High School

How Can They Learn if They Are Afraid? Supporting Learning for Immigrant/Refugee Secondary Students

One of the many challenges in today's classroom is creating a welcoming and supportive environment for culturally and linguistically diverse students. Many of these students have struggles that can affect their learning, whether its English language acquisition, fear of deportation or discrimination, and so on. So how can one teacher make a difference? Read on for some excellent resources to prepare you to welcome immigrant and refugee students to your classroom.
A Collection By Shauna Konnerth
  • 8 Collection Items
  • 8 Collection Items
  • Discussion
How Can They Learn if They Are Afraid? Supporting Learning for Immigrant/Refugee Secondary Students
  • ptotoday.com

    Connect With Immigrant Parents

    7 minute read
    Shauna Konnerth says:
    If you fear your attempts at connecting with your immigrant students' parents will get lost in translation, this case study demonstrates how one school's PTA successfully bridged the gap.
  • gse.harvard.edu

    The Education of Immigrant Children

    7 minute read
    Shauna Konnerth says:
    "Even though one out of every four children in the United States is an immigrant or the U.S.-born child of immigrants, many schools are ill-equipped to meet their needs." English language acquisition, "cultural straddling," and discrimination are all struggles faces by these children. This article explains the sort of "cultural competency" that teachers in today's educational environment need to develop in order to face the challenges ahead.
  • behavioradvisor.com


    7 minute read
    Shauna Konnerth says:
    This post details 10 ways that you can help recent immigrant students to succeed in your classroom. Each tip is bolstered with a research-based explanation of its validity, as well as practical advice for putting it into practice.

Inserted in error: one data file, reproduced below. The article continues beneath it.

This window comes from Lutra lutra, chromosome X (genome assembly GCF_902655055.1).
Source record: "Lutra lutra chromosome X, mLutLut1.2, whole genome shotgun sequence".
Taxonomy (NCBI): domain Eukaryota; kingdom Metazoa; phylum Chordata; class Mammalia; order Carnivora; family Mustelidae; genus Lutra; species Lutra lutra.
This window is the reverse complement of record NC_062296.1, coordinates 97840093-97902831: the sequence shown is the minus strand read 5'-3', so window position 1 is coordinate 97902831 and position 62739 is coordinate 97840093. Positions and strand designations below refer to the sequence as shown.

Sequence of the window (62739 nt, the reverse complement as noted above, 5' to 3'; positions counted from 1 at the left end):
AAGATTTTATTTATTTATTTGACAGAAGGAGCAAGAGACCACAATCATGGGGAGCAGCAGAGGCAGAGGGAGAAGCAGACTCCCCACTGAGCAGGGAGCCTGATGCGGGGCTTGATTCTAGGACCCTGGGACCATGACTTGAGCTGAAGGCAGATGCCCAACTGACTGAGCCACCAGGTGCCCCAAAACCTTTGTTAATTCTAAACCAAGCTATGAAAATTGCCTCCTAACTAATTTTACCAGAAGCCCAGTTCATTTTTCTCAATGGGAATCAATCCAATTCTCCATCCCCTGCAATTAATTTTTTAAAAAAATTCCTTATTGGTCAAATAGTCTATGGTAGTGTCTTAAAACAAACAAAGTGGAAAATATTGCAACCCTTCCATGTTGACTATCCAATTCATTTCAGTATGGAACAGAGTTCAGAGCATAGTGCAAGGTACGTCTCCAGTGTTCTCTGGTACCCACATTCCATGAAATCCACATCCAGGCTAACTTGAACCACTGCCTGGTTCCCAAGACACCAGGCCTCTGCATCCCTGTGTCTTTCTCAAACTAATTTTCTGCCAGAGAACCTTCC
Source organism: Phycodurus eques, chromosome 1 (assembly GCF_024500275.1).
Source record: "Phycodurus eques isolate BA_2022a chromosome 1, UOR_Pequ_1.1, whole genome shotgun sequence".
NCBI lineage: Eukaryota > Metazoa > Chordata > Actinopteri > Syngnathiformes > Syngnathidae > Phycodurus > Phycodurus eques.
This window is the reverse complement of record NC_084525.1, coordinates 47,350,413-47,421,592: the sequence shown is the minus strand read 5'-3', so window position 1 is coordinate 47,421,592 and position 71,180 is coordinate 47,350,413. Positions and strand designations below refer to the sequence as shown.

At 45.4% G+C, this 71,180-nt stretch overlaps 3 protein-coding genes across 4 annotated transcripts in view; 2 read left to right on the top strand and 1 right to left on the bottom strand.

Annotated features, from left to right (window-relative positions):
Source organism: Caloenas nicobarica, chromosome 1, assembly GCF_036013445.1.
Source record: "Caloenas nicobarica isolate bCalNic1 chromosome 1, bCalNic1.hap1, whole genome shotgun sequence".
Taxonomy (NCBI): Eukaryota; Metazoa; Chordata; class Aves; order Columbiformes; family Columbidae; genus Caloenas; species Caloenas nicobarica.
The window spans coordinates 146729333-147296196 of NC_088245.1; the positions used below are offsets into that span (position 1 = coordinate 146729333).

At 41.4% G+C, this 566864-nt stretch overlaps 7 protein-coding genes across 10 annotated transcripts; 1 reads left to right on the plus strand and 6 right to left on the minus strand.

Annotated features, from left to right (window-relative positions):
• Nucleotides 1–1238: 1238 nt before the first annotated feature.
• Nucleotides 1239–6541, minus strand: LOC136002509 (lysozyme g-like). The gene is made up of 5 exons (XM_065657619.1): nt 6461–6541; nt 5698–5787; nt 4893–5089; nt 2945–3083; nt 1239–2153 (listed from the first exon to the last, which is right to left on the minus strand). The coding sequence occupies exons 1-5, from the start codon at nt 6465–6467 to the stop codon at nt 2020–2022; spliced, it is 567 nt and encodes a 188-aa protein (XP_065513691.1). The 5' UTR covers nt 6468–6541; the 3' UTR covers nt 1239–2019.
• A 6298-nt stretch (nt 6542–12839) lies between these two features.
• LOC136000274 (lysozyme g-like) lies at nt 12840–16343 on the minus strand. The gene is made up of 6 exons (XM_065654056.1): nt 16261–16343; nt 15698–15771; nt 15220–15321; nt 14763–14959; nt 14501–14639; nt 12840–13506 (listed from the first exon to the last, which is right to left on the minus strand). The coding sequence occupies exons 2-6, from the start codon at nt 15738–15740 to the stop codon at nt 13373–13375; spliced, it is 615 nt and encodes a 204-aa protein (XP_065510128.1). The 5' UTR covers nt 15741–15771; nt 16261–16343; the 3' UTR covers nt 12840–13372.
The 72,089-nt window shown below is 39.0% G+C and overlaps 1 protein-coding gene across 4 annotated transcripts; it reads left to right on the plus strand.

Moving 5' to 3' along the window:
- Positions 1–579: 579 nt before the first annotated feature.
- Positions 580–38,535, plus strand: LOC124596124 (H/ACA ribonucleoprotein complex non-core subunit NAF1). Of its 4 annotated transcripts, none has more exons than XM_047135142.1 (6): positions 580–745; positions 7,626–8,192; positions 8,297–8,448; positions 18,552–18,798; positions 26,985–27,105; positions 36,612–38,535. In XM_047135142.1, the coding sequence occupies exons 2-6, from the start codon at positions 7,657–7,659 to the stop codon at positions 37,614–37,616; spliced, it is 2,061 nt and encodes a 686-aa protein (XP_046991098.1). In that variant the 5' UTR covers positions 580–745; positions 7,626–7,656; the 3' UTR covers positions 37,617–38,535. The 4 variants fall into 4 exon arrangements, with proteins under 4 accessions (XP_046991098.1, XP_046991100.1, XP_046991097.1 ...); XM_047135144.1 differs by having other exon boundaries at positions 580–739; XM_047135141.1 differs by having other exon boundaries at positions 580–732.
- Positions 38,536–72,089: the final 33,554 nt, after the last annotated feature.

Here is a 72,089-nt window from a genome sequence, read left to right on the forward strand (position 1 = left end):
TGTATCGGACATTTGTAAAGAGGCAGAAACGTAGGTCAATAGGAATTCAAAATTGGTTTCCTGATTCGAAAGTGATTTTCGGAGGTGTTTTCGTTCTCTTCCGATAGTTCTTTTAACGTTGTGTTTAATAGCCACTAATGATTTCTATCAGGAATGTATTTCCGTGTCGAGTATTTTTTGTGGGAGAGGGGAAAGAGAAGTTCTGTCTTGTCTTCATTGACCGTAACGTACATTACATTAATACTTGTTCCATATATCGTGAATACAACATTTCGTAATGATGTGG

• learnnc.org

    Climbing the school ladder: A challenging task for immigrant Latino students

    6 minute read
    Shauna Konnerth says:
    Diversity among the Latin American immigrant population means that there are a number of factors influencing school achievement for immigrant children, including economic struggles, instability, culture shock, language gap, etc. Getting to know a child's story can help teachers develop an individual plan for such students. This article provides helpful information to teachers trying to get their bearing on issues relevant to their immigrant students.
  • Shauna Konnerth says:
    A large part of making immigrant and refugee students feel comfortable may be teaching tolerance within your classroom. This critical thinking reading and language arts lesson addresses a number of stereotypes about immigration, getting a respectful conversation started among students themselves.
  • colorincolorado.org

    How to Support Refugee Students in the ELL Classroom

    9 minute read
    Shauna Konnerth says:
    This well-known bilingual website (Colorin colorado!) focuses on the needs of English language learners. This article details the challenges faced by refugees, from mental health issues to lack of documentation, and suggests steps you can take to ease their fears and make your students feel more at home.
  • edutopia.org

    Welcoming Immigrant Students Into the Classroom

    5 minute read
    Shauna Konnerth says:
    With roughly 1.7 million undocumented students under age 30, and a spike in unaccompanied minors crossing into the United States, there's no point in continuing to argue that the situation is not ideal for education. Instead, teachers need realistic tools and strategies for coping with the influx of immigrant students right now. Here are some do's and don'ts for building relationships and welcoming these children into your classroom.
  • theatlantic.com

    Undocumented Students Are Assets in American Classrooms

    7 minute read
    Shauna Konnerth says:
    "U.S. citizens who wish that undocumented students would disappear from public schools fail to recognize how much they have to offer in America's education system." This well-researched article provides a fresh take on the issue of undocumented students, asserting that a change in attitudes toward these students is important to understanding their value in our classrooms.